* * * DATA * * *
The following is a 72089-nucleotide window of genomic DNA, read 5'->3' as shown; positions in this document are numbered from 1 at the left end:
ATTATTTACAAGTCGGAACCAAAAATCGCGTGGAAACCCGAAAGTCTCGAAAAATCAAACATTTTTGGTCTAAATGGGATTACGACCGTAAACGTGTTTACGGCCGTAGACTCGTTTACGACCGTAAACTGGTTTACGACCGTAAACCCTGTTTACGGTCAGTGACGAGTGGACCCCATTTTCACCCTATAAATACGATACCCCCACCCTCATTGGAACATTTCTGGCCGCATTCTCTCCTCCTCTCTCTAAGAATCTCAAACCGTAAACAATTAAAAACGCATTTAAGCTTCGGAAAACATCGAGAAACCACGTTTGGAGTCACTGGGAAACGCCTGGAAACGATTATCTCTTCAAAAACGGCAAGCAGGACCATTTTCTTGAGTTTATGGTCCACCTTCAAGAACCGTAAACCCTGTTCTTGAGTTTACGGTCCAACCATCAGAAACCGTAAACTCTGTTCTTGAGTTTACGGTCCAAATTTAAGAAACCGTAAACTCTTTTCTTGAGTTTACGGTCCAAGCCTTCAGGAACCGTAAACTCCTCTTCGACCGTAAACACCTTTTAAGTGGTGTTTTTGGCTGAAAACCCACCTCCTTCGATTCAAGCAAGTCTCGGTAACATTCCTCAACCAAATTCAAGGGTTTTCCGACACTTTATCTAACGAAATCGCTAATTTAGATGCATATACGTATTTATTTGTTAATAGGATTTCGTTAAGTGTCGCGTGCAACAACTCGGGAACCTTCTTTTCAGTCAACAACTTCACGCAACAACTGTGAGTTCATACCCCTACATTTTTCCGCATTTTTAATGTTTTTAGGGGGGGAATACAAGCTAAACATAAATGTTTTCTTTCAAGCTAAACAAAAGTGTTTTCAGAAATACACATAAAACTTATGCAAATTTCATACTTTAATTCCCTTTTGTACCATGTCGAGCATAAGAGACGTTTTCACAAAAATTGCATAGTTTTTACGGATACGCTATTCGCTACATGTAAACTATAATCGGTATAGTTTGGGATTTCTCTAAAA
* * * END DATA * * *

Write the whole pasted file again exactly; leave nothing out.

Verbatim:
The following is a 72089-nucleotide window of genomic DNA, read 5'->3' as shown; positions in this document are numbered from 1 at the left end:
ATTATTTACAAGTCGGAACCAAAAATCGCGTGGAAACCCGAAAGTCTCGAAAAATCAAACATTTTTGGTCTAAATGGGATTACGACCGTAAACGTGTTTACGGCCGTAGACTCGTTTACGACCGTAAACTGGTTTACGACCGTAAACCCTGTTTACGGTCAGTGACGAGTGGACCCCATTTTCACCCTATAAATACGATACCCCCACCCTCATTGGAACATTTCTGGCCGCATTCTCTCCTCCTCTCTCTAAGAATCTCAAACCGTAAACAATTAAAAACGCATTTAAGCTTCGGAAAACATCGAGAAACCACGTTTGGAGTCACTGGGAAACGCCTGGAAACGATTATCTCTTCAAAAACGGCAAGCAGGACCATTTTCTTGAGTTTATGGTCCACCTTCAAGAACCGTAAACCCTGTTCTTGAGTTTACGGTCCAACCATCAGAAACCGTAAACTCTGTTCTTGAGTTTACGGTCCAAATTTAAGAAACCGTAAACTCTTTTCTTGAGTTTACGGTCCAAGCCTTCAGGAACCGTAAACTCCTCTTCGACCGTAAACACCTTTTAAGTGGTGTTTTTGGCTGAAAACCCACCTCCTTCGATTCAAGCAAGTCTCGGTAACATTCCTCAACCAAATTCAAGGGTTTTCCGACACTTTATCTAACGAAATCGCTAATTTAGATGCATATACGTATTTATTTGTTAATAGGATTTCGTTAAGTGTCGCGTGCAACAACTCGGGAACCTTCTTTTCAGTCAACAACTTCACGCAACAACTGTGAGTTCATACCCCTACATTTTTCCGCATTTTTAATGTTTTTAGGGGGGGAATACAAGCTAAACATAAATGTTTTCTTTCAAGCTAAACAAAAGTGTTTTCAGAAATACACATAAAACTTATGCAAATTTCATACTTTAATTCCCTTTTGTACCATGTCGAGCATAAGAGACGTTTTCACAAAAATTGCATAGTTTTTACGGATACGCTATTCGCTACATGTAAACTATAATCGGTATAGTTTGGGATTTCTCTAAAA